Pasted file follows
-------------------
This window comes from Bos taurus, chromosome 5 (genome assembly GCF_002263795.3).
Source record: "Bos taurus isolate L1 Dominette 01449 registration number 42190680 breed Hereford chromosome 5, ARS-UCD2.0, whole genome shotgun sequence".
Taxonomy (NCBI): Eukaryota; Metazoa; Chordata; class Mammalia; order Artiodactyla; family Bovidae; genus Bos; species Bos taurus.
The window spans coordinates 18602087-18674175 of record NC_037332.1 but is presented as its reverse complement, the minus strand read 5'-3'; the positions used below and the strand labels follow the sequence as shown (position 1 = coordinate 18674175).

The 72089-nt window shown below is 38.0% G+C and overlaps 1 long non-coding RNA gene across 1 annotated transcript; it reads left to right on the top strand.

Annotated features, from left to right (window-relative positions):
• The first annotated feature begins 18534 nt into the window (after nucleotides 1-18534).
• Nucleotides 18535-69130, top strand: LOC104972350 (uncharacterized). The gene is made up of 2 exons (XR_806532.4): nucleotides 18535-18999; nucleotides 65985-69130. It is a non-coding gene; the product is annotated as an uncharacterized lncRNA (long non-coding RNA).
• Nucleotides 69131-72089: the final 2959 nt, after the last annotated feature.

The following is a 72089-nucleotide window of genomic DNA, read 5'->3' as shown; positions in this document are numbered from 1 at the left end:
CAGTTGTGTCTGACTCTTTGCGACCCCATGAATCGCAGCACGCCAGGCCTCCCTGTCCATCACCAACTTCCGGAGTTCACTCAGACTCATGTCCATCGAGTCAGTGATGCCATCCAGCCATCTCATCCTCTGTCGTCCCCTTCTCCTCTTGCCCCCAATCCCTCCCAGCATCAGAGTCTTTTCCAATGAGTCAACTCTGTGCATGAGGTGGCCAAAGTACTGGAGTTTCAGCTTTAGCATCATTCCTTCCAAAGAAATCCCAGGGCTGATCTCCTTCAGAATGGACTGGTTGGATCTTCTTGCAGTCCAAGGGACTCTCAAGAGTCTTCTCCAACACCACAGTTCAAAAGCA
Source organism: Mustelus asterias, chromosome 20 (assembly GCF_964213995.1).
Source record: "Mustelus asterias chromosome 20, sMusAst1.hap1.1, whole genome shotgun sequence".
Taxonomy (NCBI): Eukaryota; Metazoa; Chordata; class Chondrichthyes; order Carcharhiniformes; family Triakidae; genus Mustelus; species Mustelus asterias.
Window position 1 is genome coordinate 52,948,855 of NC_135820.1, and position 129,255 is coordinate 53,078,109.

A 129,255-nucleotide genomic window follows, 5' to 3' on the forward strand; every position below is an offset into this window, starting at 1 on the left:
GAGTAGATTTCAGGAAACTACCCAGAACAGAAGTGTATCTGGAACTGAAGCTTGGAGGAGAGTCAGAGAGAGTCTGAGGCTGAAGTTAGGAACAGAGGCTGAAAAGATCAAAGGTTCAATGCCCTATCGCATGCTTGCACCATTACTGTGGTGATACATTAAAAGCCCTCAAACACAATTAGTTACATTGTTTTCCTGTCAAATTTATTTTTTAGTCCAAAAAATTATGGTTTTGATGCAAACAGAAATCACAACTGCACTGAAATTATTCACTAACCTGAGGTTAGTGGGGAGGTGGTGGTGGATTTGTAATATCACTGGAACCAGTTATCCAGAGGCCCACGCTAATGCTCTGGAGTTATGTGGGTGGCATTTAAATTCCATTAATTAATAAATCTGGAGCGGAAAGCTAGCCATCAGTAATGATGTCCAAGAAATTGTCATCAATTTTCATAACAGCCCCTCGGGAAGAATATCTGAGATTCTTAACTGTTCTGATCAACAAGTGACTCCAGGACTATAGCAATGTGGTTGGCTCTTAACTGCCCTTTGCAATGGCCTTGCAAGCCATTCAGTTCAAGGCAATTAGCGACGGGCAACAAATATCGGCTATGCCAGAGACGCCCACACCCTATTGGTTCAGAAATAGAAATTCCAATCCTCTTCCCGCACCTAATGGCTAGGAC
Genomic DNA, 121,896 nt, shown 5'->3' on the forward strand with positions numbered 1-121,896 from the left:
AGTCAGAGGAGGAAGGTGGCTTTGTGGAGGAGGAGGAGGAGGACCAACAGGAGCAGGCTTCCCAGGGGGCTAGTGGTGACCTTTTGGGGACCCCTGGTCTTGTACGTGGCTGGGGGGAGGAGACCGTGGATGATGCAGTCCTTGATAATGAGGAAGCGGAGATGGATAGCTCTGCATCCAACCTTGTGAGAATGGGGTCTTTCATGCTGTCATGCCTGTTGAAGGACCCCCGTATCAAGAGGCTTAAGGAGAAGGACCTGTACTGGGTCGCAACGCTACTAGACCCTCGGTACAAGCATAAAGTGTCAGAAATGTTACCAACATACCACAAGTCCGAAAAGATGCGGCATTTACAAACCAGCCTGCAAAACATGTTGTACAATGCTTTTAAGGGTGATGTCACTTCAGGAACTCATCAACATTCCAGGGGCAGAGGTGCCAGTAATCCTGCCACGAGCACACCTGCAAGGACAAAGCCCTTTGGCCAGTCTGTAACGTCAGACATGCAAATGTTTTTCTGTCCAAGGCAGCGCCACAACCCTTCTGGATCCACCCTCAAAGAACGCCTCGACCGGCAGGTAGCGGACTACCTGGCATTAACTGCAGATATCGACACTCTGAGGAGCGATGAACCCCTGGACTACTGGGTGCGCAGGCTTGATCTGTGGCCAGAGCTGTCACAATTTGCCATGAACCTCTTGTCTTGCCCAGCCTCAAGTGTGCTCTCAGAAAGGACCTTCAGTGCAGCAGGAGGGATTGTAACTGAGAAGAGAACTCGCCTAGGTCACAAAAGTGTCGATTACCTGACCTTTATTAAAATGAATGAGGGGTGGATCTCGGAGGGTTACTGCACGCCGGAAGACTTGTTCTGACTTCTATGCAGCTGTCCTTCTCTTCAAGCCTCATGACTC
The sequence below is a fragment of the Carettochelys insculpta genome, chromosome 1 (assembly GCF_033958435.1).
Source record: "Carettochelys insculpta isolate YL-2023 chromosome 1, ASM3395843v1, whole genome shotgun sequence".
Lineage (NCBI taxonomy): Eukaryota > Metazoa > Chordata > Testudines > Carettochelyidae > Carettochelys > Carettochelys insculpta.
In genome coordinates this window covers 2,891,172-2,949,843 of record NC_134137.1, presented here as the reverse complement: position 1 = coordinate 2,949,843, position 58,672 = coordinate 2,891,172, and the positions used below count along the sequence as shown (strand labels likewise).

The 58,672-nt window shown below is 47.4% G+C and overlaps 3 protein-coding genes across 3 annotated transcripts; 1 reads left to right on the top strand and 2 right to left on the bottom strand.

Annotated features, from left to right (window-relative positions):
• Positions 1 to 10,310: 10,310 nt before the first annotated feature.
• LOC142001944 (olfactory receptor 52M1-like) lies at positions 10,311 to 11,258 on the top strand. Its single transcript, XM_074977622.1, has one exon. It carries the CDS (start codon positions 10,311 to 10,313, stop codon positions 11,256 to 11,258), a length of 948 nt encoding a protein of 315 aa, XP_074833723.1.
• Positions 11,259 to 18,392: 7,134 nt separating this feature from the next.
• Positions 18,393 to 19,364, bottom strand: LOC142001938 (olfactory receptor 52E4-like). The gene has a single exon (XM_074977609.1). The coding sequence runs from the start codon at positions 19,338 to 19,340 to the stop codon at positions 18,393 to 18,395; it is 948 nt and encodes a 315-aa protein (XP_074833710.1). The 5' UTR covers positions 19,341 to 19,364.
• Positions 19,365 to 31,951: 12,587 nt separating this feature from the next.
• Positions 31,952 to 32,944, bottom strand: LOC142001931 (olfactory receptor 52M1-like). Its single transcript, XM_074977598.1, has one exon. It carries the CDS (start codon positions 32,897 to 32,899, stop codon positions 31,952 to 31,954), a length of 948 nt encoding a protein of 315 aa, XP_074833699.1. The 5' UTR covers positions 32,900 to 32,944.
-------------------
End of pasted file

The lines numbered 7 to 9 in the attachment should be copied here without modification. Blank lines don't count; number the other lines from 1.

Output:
• The first annotated feature begins 18534 nt into the window (after nucleotides 1-18534).
• Nucleotides 18535-69130, top strand: LOC104972350 (uncharacterized). The gene is made up of 2 exons (XR_806532.4): nucleotides 18535-18999; nucleotides 65985-69130. It is a non-coding gene; the product is annotated as an uncharacterized lncRNA (long non-coding RNA).
• Nucleotides 69131-72089: the final 2959 nt, after the last annotated feature.